Mixed reality, though closer to market than driverless cars, is still just scratching the surface of what it can ultimately do, according to Evans.
Mixed reality now mainly "adds stuff to the world," he said, placing virtual images in real-life settings.
"What gets more interesting is if the computer is looking at stuff, not just trying to find the flat surfaces," Evans said. "You can say, 'I left that thing that I was holding the other day on a table somewhere, where did I leave it?'"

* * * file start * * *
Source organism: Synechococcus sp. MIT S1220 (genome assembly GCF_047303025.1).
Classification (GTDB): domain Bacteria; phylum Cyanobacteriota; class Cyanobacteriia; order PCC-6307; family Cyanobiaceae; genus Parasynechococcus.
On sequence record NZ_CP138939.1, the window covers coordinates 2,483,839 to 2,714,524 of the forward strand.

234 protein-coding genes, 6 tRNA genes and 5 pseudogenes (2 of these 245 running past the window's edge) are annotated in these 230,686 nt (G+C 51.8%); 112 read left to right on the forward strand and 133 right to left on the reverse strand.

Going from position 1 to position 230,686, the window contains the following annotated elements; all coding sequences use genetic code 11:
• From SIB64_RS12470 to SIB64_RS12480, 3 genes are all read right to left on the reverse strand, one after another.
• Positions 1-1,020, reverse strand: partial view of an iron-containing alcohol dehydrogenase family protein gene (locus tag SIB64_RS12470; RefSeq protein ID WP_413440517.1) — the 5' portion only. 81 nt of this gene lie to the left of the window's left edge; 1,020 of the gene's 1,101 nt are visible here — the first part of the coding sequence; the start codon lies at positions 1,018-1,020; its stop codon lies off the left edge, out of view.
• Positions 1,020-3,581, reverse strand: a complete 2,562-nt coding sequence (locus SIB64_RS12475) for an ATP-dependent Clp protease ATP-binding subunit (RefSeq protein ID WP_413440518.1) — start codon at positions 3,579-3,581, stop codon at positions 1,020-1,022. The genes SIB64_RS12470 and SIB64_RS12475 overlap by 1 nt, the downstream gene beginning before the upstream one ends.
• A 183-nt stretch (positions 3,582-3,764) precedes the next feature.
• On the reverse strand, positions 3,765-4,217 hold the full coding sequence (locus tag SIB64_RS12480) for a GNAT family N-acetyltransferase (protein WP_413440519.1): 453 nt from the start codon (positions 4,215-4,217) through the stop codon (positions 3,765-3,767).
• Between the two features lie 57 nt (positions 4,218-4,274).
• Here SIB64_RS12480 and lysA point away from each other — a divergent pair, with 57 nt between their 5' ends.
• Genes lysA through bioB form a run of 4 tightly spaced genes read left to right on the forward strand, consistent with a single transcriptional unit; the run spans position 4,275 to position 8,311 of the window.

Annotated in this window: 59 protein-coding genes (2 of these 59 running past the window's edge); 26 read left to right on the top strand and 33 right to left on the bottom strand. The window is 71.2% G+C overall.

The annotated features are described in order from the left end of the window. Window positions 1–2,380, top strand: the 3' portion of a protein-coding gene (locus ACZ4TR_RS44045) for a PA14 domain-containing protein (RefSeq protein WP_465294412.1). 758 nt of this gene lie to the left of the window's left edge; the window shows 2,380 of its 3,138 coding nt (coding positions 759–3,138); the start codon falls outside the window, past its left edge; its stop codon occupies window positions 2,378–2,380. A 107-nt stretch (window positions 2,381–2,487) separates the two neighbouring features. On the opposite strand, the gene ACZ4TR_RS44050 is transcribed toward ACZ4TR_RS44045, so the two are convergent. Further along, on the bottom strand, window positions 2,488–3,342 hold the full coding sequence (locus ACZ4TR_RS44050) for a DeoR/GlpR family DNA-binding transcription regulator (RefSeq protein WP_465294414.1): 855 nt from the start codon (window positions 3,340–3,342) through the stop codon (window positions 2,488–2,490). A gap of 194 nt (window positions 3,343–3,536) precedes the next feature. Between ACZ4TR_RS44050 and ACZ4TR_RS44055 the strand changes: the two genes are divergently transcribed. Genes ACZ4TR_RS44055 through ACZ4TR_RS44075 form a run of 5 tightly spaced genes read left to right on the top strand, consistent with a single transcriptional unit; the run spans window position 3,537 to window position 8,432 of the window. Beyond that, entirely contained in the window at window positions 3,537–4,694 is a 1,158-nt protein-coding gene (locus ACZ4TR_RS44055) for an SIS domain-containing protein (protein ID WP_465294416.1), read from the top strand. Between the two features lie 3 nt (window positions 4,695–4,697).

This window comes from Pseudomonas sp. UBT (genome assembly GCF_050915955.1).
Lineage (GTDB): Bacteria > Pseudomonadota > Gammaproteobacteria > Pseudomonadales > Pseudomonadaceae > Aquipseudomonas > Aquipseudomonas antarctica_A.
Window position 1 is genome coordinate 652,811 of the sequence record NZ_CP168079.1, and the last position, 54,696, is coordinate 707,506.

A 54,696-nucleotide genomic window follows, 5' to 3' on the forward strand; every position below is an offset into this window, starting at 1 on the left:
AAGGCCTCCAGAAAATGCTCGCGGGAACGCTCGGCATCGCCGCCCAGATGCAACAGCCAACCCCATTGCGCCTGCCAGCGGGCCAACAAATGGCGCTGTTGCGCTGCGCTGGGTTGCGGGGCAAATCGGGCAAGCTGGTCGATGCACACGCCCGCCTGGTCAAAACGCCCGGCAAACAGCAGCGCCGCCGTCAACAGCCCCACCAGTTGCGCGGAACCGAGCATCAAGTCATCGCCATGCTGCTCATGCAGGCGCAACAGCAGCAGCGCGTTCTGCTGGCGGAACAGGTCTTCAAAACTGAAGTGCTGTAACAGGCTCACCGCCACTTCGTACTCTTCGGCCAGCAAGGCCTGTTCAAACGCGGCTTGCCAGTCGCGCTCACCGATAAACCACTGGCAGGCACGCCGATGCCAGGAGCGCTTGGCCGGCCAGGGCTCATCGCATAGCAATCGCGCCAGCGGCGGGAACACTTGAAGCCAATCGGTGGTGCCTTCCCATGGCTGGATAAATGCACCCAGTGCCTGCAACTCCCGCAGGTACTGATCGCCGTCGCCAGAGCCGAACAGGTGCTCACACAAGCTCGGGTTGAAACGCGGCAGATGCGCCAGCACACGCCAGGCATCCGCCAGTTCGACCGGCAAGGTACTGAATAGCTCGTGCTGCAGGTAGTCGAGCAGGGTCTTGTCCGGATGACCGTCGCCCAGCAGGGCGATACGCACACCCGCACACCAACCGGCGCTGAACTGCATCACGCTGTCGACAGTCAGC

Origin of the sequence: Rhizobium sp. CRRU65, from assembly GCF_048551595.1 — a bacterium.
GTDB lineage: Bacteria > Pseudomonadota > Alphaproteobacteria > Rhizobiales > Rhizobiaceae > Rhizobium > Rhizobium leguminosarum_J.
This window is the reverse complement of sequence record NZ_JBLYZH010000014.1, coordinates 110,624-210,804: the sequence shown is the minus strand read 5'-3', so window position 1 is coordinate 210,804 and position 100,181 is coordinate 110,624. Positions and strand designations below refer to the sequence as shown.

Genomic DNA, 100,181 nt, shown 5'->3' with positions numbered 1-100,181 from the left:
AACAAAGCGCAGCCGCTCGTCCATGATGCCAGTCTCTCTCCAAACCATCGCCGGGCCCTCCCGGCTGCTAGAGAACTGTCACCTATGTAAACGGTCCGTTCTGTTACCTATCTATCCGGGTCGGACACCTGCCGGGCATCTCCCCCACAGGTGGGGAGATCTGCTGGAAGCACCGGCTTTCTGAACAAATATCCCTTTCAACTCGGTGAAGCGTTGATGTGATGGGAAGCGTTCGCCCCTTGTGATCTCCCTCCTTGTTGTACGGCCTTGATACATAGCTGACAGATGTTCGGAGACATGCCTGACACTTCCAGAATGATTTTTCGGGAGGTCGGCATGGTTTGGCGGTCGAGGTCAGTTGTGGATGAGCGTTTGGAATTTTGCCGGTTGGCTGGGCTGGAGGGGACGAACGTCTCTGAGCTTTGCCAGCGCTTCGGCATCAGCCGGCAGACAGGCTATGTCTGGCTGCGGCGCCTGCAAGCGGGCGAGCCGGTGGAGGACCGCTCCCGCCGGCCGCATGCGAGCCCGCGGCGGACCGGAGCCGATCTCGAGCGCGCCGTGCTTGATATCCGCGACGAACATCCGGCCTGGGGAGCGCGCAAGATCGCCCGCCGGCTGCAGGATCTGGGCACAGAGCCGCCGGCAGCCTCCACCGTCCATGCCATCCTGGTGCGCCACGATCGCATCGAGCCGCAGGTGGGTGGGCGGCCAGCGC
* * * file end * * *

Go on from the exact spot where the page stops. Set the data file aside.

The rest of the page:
Mixed-reality glasses could retain information you might otherwise forget, like the name on the badge of someone you recently met or the occupation of whoever you're talking to, Evans said.
"Those are questions that become possible to answer, and not in a kind of a science fiction way, but with basically all of the building blocks that we have today," he said.
Watch Evans' full keynote here.